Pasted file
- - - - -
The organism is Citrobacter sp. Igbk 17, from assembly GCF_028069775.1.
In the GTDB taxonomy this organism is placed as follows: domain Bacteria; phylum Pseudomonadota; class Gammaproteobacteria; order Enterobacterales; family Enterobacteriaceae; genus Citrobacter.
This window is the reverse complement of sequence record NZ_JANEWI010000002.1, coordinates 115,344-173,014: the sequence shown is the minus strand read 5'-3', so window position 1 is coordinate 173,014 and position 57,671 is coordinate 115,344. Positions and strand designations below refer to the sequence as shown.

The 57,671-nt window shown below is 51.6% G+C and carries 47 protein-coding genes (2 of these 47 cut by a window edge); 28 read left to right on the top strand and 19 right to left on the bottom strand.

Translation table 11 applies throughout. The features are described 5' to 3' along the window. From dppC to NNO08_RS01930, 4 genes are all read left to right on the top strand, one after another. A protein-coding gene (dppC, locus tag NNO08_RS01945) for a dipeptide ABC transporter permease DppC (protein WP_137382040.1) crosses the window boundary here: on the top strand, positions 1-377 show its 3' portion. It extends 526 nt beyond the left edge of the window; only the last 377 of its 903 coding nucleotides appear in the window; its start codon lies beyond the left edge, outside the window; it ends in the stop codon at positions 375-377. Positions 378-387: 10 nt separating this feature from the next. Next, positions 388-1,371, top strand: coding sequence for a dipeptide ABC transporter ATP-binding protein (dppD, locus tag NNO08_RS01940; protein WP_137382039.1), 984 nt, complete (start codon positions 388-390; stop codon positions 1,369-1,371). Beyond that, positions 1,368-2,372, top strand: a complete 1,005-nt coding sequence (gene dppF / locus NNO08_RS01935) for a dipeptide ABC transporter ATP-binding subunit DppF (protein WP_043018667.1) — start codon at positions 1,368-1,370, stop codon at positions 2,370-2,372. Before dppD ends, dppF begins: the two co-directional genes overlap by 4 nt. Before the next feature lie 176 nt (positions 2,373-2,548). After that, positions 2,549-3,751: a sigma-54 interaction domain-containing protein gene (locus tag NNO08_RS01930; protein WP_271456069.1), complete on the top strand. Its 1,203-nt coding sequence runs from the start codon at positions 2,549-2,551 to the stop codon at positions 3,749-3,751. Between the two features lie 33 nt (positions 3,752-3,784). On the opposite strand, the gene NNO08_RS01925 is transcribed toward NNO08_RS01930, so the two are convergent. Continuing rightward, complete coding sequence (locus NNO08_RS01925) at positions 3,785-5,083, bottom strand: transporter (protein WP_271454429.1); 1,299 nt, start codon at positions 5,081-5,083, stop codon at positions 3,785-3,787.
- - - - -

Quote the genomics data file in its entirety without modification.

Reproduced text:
The organism is Citrobacter sp. Igbk 17, from assembly GCF_028069775.1.
In the GTDB taxonomy this organism is placed as follows: domain Bacteria; phylum Pseudomonadota; class Gammaproteobacteria; order Enterobacterales; family Enterobacteriaceae; genus Citrobacter.
This window is the reverse complement of sequence record NZ_JANEWI010000002.1, coordinates 115,344-173,014: the sequence shown is the minus strand read 5'-3', so window position 1 is coordinate 173,014 and position 57,671 is coordinate 115,344. Positions and strand designations below refer to the sequence as shown.

The 57,671-nt window shown below is 51.6% G+C and carries 47 protein-coding genes (2 of these 47 cut by a window edge); 28 read left to right on the top strand and 19 right to left on the bottom strand.

Translation table 11 applies throughout. The features are described 5' to 3' along the window. From dppC to NNO08_RS01930, 4 genes are all read left to right on the top strand, one after another. A protein-coding gene (dppC, locus tag NNO08_RS01945) for a dipeptide ABC transporter permease DppC (protein WP_137382040.1) crosses the window boundary here: on the top strand, positions 1-377 show its 3' portion. It extends 526 nt beyond the left edge of the window; only the last 377 of its 903 coding nucleotides appear in the window; its start codon lies beyond the left edge, outside the window; it ends in the stop codon at positions 375-377. Positions 378-387: 10 nt separating this feature from the next. Next, positions 388-1,371, top strand: coding sequence for a dipeptide ABC transporter ATP-binding protein (dppD, locus tag NNO08_RS01940; protein WP_137382039.1), 984 nt, complete (start codon positions 388-390; stop codon positions 1,369-1,371). Beyond that, positions 1,368-2,372, top strand: a complete 1,005-nt coding sequence (gene dppF / locus NNO08_RS01935) for a dipeptide ABC transporter ATP-binding subunit DppF (protein WP_043018667.1) — start codon at positions 1,368-1,370, stop codon at positions 2,370-2,372. Before dppD ends, dppF begins: the two co-directional genes overlap by 4 nt. Before the next feature lie 176 nt (positions 2,373-2,548). After that, positions 2,549-3,751: a sigma-54 interaction domain-containing protein gene (locus tag NNO08_RS01930; protein WP_271456069.1), complete on the top strand. Its 1,203-nt coding sequence runs from the start codon at positions 2,549-2,551 to the stop codon at positions 3,749-3,751. Between the two features lie 33 nt (positions 3,752-3,784). On the opposite strand, the gene NNO08_RS01925 is transcribed toward NNO08_RS01930, so the two are convergent. Continuing rightward, complete coding sequence (locus NNO08_RS01925) at positions 3,785-5,083, bottom strand: transporter (protein WP_271454429.1); 1,299 nt, start codon at positions 5,081-5,083, stop codon at positions 3,785-3,787.